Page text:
By now, it's probably fair to say that most people have heard about the controversy surrounding the release of "Bubble Boy," a dippy comedy about a young man forced to live in a plastic bubble due to an immune deficiency. One mother of a son with this real-life disease, who passed away several years ago, is boycotting the picture, believing it to make fun of people with this rare disorder. Her stance of the subject is rather ill-advised, exposing her to not even have taken the time to view the movie on her own. In actuality, the film paints a positive, caring portrait of the disorder, and never makes fun of the character in any way. That said, "Bubble Boy" remains a very bad motion picture for completely separate reasons, and does prove offensive to Jews and Muslims, who are looked upon as nothing but money-grubbing, religion-crazed loons.
Born with a debilitating disease in which coming into contact with any sort of germ could prove fatal to his immune system, 16-year-old Jimmy Livingston (Jake Gyllenhaal) has grown up living in a large, plastic-shrouded environment. With a crazed, if loving, mother (Swoosie Kurtz) who finishes off every bedtime fairy tale with the main character journeying out into the world, only to get sick and die, Jimmy faces a life filled with loneliness. Things make a turn for the better when he becomes best friends with Chloe (Marley Shelton), the sweet girl from next door. It is clear that Jimmy and Chloe love each other, but with her unsure if a relationship with him could work, Chloe announces that she is to be married at Niagara Falls to scumbag Mark (Dave Sheridan) in three days. Desperate not to lose her, Jimmy quickly builds a plastic bubble for himself and sets off on a cross-country trek to profess his love to Chloe before she takes the plunge.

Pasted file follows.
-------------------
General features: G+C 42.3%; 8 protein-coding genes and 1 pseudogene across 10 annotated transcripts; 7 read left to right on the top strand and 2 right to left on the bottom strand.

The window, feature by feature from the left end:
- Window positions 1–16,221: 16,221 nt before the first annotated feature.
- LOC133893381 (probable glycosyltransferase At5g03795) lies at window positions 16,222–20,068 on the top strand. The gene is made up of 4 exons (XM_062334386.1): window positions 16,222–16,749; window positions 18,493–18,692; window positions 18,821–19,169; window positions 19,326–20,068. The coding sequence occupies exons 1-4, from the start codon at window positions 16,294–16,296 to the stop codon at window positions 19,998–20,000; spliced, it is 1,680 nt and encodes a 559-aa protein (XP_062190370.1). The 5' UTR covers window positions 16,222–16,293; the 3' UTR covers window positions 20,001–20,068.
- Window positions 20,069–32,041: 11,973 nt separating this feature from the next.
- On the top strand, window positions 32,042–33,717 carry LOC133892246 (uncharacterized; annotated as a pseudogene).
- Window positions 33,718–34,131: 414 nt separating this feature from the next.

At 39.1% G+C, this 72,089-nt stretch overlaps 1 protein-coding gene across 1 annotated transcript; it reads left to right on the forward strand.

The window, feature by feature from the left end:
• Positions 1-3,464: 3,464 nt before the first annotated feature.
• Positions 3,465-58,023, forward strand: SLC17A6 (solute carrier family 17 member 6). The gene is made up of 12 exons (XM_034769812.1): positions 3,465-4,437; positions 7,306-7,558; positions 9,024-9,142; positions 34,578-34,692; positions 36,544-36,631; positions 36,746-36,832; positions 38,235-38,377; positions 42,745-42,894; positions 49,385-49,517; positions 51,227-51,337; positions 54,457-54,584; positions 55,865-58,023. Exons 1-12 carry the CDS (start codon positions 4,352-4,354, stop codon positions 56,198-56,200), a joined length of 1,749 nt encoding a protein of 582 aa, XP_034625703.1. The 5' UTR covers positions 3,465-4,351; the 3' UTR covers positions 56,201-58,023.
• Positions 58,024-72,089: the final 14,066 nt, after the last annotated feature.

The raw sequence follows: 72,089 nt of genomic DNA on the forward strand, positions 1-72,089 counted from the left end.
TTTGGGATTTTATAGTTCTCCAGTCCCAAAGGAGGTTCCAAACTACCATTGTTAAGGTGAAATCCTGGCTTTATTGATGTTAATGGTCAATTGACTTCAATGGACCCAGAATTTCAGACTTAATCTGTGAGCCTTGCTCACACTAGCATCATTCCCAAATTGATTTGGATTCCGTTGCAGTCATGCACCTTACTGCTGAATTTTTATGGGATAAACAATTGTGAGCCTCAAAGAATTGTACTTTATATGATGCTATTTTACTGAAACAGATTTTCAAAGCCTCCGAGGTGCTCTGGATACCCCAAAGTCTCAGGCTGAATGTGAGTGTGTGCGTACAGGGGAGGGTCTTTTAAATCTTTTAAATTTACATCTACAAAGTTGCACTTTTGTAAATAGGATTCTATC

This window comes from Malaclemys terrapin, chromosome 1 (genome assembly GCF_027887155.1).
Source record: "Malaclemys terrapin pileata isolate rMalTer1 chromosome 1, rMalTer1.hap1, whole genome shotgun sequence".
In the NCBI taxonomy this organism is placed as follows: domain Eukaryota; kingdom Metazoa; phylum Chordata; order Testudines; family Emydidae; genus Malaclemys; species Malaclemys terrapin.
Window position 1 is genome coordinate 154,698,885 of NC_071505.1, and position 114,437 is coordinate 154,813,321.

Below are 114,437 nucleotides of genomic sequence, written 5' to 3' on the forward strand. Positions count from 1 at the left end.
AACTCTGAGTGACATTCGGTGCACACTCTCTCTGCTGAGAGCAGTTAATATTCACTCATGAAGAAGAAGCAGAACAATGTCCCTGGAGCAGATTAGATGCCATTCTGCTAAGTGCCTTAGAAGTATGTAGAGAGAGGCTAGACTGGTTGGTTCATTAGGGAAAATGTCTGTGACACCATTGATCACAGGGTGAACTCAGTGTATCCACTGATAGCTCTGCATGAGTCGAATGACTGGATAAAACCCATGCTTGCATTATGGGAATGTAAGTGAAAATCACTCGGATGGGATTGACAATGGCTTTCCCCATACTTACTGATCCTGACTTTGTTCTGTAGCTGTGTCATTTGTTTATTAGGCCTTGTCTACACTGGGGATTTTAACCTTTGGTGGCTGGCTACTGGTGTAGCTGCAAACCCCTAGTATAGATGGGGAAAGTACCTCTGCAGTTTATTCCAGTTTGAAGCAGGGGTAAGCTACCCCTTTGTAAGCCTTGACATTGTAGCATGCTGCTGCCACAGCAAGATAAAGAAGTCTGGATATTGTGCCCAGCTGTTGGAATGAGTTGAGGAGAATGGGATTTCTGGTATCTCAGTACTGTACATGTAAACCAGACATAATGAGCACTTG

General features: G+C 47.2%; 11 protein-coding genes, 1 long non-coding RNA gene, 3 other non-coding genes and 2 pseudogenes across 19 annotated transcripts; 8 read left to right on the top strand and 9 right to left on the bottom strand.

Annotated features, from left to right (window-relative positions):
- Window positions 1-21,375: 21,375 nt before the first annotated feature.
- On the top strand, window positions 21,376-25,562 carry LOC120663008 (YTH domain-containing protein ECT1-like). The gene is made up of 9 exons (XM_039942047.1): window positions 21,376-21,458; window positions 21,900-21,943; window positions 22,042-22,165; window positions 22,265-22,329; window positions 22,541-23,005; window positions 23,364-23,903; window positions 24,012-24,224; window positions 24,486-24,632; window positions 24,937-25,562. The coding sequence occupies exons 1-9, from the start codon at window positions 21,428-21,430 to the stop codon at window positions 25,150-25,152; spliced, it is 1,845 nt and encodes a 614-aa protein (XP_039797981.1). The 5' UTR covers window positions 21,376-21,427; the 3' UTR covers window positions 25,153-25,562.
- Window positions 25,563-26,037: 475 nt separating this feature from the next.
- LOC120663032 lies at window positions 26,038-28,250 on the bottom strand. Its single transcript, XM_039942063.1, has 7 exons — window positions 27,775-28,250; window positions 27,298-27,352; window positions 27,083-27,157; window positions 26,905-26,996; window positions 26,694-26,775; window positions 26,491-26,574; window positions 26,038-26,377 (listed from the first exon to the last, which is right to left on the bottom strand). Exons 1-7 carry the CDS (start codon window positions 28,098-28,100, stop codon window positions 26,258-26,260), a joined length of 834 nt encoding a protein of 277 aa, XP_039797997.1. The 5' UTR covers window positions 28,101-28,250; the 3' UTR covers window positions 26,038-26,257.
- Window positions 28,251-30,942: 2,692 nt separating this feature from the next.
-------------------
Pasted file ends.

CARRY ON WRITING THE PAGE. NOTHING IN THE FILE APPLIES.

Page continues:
An alternately dark and upbeat comedy, "Bubble Boy" is rarely funny, mildly entertaining in a very morbid sort of way, and almost always terrible. Directed without spark by novice filmmaker Blair Hayes, the film is not only uneven, but also astoundingly prejudiced towards difference races, religious beliefs, and cultures. The title character, of which the outroar has stemmed from, is, ironically, the one major figure who is characterized in a fair, gentle light.
The third road movie to come out in the last seven days (a week after "Rat Race" and on the same day as "Jay and Silent Bob Strike Back"), "Bubble Boy" contributes every cliche that is vital to the fast-wearing genre, with Jimmy meeting an array of eccentrics on the open road, from a Hindu ice cream/curry truck driver (Brian George), to a train full of circus freaks (including oddball musician Beetlejuice), to a straight-talking biker (Danny Trejo), to a bus filled with demented, smiling cultists. All of it is meant to be both amusing and humorous, but it is neither, thanks to the dopey, overstuffed screenplay by Cinco Paul and Ken Daurio. The picture doesn't know the first thing about setting up jokes, although most of them are far too lame to even have worked coming from the Farrelly Brothers (1998's "There's Something About Mary").
Jake Gyllenhaal, who oozed charisma in 1999's "October Sky," is innocently likable as the bubble boy. Since the film is seen through his eyes, and most of what surrounds him is deplorable on any number of levels, at least Gyllenhaal comes through as a hero worth rooting for. Marley Shelton (2001's "Valentine"), as the girl Jimmy can't live without, is an attractive performer too promising to be wasting her time in such throwaway roles. And Swoosie Kurtz (2001's "Get Over It") has a field day as Jimmy's frighteningly "out-there" mom, who bakes him cross-shaped cookies with the word, "Jesus," stamped on them. Finally, Verne Troyer (who played Mini-Me in 1999's "Austin Powers 2") is the only actor who garners any laughs from the proceedings, as a sexually potent midget who is mistaken as a young child by Jimmy's parents.
"Bubble Boy" may pass itself off as a harmless piece of fantasy fluff, but it carries an undercurrent of nastiness that doesn't quite sit well with the more romantic parts of the story. The picture suffers from a split-personality, with much of the short 84-minute running time devoted to unnecessary badgering of potential audience members. And while Gyllenhaal and Shelton are good together, the film unfortunately keeps them apart for nearly an hour, ruining any chances for a winning love story. "Bubble Boy" is ineffective, ugly moviemaking--the perfect DOA dud to finish the summer off with.
©2001 by Dustin Putman